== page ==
Fred likes to think about big macro trends - and how they come together. What are the most interesting opportunities that emerge - and how can they inver in them. He's less interested in technology then in people, and how they're going to behave.
Trend 1: Tech-driven networks replace bureaucratic hierarchies.
Production and organisation costs were so high in the industrial age, that hierarchies were the most cost-effective way of organising. That's no longer true.
Twitter replaces the newspaper. The newspaper had a team of reporters reporting to a team of editors, reporting to a publisher. They were printed and deliver. It was slow. It was hierarchical. Twitter makes us all the reporters - and the crowd becomes the editors, too. YouTube has done the same to video. SoundCloud has repeated the same process for audio.
This sort of disruption is moving to hotels, through AirB'n'B, through funding to education.
Trend 2: Unbundling
It used to be very expensive to distribute things, so it made sense to bundle and sell packages. Newspapers are another example of that. Online, that doesn't apply, so you get to choose your coverage from whomever you like best.
Banking is being unbundled. You used to get all your financing needs from one bank in the past. But now entrepreneurs are picking off individual business lines one by one. Peer-to-peer lending is taking away very profitable lines of business from banks.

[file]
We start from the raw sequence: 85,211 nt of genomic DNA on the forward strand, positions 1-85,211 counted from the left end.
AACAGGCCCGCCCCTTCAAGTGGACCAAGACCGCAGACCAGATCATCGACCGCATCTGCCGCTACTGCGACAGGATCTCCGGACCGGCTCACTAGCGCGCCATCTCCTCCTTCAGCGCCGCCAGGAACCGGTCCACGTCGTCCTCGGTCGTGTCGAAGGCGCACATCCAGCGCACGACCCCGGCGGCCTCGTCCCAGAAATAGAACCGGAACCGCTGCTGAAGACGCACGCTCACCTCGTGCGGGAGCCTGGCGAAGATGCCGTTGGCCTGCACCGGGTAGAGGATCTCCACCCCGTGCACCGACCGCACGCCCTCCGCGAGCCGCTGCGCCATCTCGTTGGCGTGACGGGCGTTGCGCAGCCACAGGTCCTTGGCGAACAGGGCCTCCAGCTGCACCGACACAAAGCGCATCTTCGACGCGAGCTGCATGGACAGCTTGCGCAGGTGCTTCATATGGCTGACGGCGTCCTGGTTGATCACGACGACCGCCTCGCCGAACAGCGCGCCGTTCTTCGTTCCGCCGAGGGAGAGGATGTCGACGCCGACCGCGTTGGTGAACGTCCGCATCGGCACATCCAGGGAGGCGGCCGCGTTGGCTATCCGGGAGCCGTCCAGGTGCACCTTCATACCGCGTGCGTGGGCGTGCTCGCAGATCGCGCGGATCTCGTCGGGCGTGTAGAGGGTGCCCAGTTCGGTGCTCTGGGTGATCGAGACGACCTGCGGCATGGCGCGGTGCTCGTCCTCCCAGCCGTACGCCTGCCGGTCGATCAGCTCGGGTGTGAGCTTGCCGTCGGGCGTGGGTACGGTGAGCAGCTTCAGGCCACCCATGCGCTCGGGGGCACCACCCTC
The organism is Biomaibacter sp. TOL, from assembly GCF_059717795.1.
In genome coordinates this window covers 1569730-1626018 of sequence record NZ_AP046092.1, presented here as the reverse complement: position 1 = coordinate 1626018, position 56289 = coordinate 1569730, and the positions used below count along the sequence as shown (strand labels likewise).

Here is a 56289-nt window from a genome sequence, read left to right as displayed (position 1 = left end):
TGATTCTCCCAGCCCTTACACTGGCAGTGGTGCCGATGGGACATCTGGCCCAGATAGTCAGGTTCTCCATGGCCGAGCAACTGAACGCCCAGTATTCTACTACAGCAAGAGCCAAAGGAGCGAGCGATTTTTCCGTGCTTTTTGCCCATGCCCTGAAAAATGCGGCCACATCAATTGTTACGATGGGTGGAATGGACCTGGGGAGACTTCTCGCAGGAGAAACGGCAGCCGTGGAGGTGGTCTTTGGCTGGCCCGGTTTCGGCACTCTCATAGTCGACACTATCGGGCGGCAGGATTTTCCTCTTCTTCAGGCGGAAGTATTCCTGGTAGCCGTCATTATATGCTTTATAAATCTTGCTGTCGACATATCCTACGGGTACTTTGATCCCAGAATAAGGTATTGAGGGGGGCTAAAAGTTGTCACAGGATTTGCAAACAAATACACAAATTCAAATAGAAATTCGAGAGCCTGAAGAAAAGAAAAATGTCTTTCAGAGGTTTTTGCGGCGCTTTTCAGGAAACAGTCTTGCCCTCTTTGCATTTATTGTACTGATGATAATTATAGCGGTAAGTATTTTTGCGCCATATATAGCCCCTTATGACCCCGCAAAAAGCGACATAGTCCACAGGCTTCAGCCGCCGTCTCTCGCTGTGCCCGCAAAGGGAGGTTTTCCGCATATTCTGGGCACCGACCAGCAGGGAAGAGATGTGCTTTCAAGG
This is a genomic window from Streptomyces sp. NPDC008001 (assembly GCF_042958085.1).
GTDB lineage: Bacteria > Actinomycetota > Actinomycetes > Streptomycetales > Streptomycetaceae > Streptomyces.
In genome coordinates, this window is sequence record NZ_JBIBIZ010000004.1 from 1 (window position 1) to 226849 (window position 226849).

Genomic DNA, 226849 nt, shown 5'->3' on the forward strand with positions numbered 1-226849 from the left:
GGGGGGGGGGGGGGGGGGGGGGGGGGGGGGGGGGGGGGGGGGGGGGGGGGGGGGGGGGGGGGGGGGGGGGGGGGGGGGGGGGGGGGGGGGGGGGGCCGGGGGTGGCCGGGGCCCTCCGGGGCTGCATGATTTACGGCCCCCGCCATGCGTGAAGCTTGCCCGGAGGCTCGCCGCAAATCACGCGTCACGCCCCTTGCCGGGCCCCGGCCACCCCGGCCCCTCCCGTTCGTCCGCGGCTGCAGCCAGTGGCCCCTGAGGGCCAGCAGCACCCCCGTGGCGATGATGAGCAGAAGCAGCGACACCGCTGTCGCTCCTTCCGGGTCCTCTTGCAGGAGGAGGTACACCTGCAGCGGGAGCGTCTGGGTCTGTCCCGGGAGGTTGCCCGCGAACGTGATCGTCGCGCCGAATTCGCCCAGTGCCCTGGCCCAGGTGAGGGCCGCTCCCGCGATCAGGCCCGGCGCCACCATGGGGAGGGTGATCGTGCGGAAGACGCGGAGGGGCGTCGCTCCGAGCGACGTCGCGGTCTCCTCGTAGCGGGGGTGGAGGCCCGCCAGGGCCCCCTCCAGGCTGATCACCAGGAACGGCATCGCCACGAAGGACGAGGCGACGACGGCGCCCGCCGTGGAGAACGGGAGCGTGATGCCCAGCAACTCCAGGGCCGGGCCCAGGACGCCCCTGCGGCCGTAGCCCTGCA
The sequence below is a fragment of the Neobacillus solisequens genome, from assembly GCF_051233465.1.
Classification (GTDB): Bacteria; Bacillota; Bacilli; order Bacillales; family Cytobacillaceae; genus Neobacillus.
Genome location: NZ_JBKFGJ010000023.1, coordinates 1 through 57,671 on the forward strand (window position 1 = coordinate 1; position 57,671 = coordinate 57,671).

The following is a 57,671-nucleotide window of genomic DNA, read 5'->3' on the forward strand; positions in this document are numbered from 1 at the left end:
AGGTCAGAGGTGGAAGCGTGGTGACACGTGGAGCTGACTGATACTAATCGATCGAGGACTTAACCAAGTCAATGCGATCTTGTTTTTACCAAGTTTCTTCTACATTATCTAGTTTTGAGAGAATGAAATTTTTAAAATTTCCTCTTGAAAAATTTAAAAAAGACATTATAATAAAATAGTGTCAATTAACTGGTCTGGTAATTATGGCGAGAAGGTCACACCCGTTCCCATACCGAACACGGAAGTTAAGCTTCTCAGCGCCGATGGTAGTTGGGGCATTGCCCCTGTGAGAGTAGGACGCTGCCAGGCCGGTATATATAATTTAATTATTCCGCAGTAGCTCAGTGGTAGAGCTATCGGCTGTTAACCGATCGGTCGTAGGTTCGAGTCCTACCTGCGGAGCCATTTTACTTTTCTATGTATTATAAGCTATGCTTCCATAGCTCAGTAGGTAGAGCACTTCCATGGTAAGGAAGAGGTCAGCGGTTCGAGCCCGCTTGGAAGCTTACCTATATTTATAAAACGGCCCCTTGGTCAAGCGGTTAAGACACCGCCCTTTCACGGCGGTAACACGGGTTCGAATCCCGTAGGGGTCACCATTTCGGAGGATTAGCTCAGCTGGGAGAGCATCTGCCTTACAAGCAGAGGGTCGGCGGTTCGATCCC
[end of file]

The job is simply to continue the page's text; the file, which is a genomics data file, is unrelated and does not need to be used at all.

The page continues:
Education is next. It was expensive to put a professor and a bunch of students in a room. You don't need to do that any more - you can lifestream it. You don't need a library full of books when you have a tablet or ereader. Research is being unbundled through online marketplace models to facilitate collaborative research.
Entertainment? We used to buy cable packages. We now get YouTub and Hulu through our phones. We can select what we want a la carte on our phones, and put them on our big screens through Airplay or Chromecast.
Trend 3: We are all nodes on the network
80% of people in the room would choose their smartphone over their laptop, if they had to. Fred would choose his mobile - he can do almost everything he can on his laptop with his phone, but there are things he can't do on the laptop, because it lacks the sensors or location awareness of his mobile.
Hailo and Uber are services about connecting two nodes on the network: a passenger and a taxi driver.
These are the frameworks they're using to make investment decisions.
Four interesting sectors:
At its core, bitcoin is a protocol, the financial protocol for the internet we've lacked until now. It has a ledger: the block chain. All transactions are cleared publicly. People can build services and transitions on this - allowing money to flow on the internet like images or content. The lock on money that the big companies have will disappear.
2. Health & Wellness
This is the opposite of healthcare - this is what keeps you out of healthcare, in fact. People are starting to wear devices that report their vital signs to themselves - and to others if they want. These devices will expand in number, and technology ramification is helping people lose weight already.
3. Data leakage
When the industrial revolution came along, we started polluting and didn't clean it up for a century. It would have been easier if we'd concentrated on it from day one. Now, the pollution is data, and that's what's allowing people to spy on us that we don't want to happen.
4. Trust & Identity
We sign in through a handful of identity services right now - and, while it's convenient, it gives them access to too much data. Fred predicts that a distributed system of identity will emerge, like bit coin, that will take this power away from the companies.
Fred thinks that Google Glass is the Newton of wearables. It heralds the thing that will come next. it's too obvious right now, and there are too many people who have a bad reaction to it. When it moves into the frame, it'll be less obvious - but less honest.